Most people seem to be concerned about Zika these days, but the reality is, the risk is much higher for West Nile Virus.
Trish Beattie is home after two months in the hospital but she's still pretty weak. She sometimes uses a walker to get around, and at times, has trouble holding up her head.
She thinks a mosquito got her while she was hiking or doing yard work. The irony is she actually makes her own natural insect repellant, but she had run out.
"I remember getting bit by a mosquito, cause I remember slapping my arm, but I didn't think anything of it," said Beattie.
She went from feeling like she had the flu to being rushed to the hospital to temporary paralysis. The West Nile virus eventually led to Meningitis.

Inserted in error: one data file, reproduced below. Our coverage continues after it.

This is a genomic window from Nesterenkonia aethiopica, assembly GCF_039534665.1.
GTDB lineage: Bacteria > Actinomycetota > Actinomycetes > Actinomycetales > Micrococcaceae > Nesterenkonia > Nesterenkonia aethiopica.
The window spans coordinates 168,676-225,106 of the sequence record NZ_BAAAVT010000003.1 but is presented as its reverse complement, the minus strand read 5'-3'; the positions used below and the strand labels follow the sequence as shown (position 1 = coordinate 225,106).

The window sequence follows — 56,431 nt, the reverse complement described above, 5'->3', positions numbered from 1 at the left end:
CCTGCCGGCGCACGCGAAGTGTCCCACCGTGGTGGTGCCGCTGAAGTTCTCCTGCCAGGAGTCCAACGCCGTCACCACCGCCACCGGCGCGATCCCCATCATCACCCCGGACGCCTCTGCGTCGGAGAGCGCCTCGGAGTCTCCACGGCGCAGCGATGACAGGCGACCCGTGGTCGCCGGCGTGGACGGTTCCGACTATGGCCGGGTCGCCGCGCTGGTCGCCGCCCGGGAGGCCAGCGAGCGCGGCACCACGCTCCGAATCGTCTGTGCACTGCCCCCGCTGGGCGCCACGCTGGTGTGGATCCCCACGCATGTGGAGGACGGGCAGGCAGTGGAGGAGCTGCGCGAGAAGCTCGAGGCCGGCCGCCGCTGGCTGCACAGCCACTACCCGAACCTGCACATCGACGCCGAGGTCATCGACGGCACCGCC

"I came to and I was like, ‘What happened to my face, what happened to my face?’ It looked like I had a stroke, it had dropped."
Beattie is young, a preschool teacher, and a mother of three. She's not elderly and does not have previous health complications that health officials typically associate with complications.
"I have that little fear in the back of my head 'what if this is it?' But I can't think like that I have to convince myself to stay positive, that this isn't it, that I will be back,” Beattie said.
Beattie is making big strides towards her recovery and doctors are optimistic she could be back to teaching in January, eight months after her diagnosis. It’s time lost she wouldn’t wish on anyone so she has two words of advice: bug spray.
Until then she is out of work and raising three boys and the medical bills are overwhelming so her friends have set up a fundraising account for anyone willing to help.
You can fight the bite by also wearing long sleeves whenever possible, particularly if you are outside in the early morning or evening hours. After a rainfall walk your property to make sure there's no standing water in planters, kids toys, old tires or anything else outside that can collect water. Keep your pool clean. Dead birds in your yard are also a red flag.